Enric Sala and team are back in the big blue on their latest expedition to explore and document the world’s most pristine seas. This time, the destination is the Micronesian island group of Palau.
In 2004, Australia created the first large-scale marine protected area (MPA) in the world. Its Great Barrier Reef Marine Park had been a world heritage site since 1981, but ten years ago the government of Australia did the unthinkable – they banned all fishing, both recreational and commercial, from 33% of the park. In one…
There is a new wave of conservation in the Pacific. Fed up with overfishing and other non-sustainable practices like shark finning, small island nations are returning to more traditional ways. They are beginning to scale back industrial fishing in their waters, to protect their fish stocks from illegal fishing, and to create sustainable tourism destinations…
President Obama recently pledged to expand the current boundaries of the Pacific Remote Islands Marine National Monument, already one of the largest nature preserves on the planet. Here are just a few of the amazing creatures that would find refuge there.
President Obama recently pledged to expand the current boundaries of the Pacific Remote Islands Marine National Monument, already one of the largest nature preserves on the planet. So what’s the value in making it bigger?
Time is running out for wildlife. Now, like a World Cup footballer coming in for a late-game substitution, USAID enters the conservation game with new energy and some bold moves.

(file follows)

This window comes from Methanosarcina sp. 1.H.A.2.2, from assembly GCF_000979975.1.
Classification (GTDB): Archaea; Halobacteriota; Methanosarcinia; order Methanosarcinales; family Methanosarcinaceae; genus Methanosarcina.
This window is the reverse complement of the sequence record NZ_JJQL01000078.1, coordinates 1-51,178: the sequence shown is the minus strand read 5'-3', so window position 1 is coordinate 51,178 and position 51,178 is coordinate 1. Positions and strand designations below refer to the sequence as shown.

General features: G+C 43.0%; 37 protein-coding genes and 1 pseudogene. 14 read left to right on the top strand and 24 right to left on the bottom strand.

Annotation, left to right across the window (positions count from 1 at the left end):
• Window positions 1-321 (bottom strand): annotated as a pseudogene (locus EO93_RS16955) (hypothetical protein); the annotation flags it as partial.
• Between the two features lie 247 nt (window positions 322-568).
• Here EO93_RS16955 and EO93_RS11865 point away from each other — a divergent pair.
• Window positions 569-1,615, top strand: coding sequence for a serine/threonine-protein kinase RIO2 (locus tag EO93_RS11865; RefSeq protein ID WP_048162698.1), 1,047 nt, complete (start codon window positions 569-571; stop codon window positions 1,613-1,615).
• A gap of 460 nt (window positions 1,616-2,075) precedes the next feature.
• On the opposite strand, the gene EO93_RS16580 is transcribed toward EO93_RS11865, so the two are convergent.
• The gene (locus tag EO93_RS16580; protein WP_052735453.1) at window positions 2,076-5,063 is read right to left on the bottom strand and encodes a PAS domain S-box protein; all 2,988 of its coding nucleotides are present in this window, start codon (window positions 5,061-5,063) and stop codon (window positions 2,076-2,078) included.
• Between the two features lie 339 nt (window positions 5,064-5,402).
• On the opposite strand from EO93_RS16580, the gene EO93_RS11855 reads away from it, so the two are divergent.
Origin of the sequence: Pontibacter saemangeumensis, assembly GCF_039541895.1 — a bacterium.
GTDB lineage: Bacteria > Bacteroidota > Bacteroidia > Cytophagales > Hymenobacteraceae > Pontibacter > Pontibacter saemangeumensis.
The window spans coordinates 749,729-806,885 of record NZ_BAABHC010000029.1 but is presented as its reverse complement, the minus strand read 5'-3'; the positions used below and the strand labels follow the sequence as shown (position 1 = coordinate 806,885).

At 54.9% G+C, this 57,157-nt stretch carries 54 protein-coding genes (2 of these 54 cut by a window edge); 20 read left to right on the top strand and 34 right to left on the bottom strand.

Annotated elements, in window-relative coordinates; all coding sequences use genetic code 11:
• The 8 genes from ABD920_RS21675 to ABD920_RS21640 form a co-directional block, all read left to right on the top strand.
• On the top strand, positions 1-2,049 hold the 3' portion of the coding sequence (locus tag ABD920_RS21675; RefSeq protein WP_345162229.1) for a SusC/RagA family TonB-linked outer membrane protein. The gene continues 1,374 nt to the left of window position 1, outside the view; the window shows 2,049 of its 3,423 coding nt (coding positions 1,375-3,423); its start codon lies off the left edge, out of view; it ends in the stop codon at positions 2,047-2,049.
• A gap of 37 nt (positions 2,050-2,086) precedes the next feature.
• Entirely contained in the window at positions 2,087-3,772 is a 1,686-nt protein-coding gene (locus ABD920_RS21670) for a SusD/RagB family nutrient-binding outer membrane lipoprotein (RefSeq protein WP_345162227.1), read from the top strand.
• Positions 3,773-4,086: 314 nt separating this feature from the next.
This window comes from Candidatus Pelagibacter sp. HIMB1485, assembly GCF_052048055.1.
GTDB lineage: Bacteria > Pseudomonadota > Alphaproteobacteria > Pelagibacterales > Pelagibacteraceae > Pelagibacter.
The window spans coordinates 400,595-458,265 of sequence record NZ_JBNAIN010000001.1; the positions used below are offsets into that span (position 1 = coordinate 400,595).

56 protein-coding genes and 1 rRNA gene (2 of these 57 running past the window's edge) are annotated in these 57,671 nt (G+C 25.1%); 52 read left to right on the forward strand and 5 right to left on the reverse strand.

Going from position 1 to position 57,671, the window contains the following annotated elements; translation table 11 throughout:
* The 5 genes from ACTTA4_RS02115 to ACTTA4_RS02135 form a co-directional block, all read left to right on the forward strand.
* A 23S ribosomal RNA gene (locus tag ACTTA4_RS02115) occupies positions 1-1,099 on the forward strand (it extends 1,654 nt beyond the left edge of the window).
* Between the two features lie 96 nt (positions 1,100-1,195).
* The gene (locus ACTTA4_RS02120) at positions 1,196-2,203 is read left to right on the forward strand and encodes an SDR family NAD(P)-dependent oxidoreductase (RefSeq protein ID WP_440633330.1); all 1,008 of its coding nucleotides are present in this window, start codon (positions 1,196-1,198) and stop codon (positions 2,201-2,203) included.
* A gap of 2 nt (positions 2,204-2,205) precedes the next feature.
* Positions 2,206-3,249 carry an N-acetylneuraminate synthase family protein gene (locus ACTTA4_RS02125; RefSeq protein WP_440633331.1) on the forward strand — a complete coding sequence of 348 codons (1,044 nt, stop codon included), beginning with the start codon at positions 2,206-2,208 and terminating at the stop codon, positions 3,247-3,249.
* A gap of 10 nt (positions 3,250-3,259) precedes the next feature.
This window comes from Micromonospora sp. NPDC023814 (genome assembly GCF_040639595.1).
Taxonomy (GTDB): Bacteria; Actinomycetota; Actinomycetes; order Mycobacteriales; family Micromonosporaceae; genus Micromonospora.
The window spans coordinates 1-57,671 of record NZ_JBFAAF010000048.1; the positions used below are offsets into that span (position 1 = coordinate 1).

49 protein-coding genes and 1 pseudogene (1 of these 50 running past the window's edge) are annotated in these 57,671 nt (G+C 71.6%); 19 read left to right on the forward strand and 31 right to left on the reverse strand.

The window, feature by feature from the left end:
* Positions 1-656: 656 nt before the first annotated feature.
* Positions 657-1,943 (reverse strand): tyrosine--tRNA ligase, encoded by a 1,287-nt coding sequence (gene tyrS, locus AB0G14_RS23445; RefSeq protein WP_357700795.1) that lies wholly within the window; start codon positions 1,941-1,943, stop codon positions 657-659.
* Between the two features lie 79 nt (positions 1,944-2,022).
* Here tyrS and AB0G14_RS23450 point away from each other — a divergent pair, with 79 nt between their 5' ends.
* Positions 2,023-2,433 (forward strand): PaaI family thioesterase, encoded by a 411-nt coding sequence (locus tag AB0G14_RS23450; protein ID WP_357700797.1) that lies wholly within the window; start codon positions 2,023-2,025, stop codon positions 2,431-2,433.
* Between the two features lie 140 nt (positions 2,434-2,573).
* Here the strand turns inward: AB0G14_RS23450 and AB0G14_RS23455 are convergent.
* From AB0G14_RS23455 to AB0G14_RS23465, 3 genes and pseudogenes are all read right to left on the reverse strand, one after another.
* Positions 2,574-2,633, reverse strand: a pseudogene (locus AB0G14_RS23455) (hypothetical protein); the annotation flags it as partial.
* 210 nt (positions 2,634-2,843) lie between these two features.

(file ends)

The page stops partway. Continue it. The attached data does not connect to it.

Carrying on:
The Pristine Seas team bids farewell to the beautiful undersea vistas of Mozambique.
After weeks of rough weather, choppy waves, and poor visibility, expedition leader Paul Rose finally has a “perfect dive,” accompanied by an 11-foot bull shark and other great denizens of the deep.
How do you study an animal that never stops swimming? Find out how the Pristine Seas team is using technology to go along for the ride.
Scientist Kike Ballesteros beautifully describes the diversity of Africa’s “Submberged Savannas” in this post from the Pristine Seas expedition in Mozambique.
The rough seas finally calm and the weather improves for the Pristine Seas team in Mozambique, and they move north into more tropical waters and the exciting marine life that dwell there.
The Pristine Seas dive team battles rough seas in this update from the expedition team in Mozambique.
The Pristine Seas scientists explore a deep underwater kelp forest near Zavora Point in Mozambique, and are surprised by a giant-sized visitor during their surveys.
A group of young local underwater enthusiasts called the Nemos Pequenos inspire the Pristine Seas team with their interest and excitement, and an esteemed scientist is bitten by an octopus, in this update from Mozambique.
Bad weather puts the pressure on the team to get the day’s underwater surveys done, but there’s still time to relate a weird-but-true fact about where sand comes from.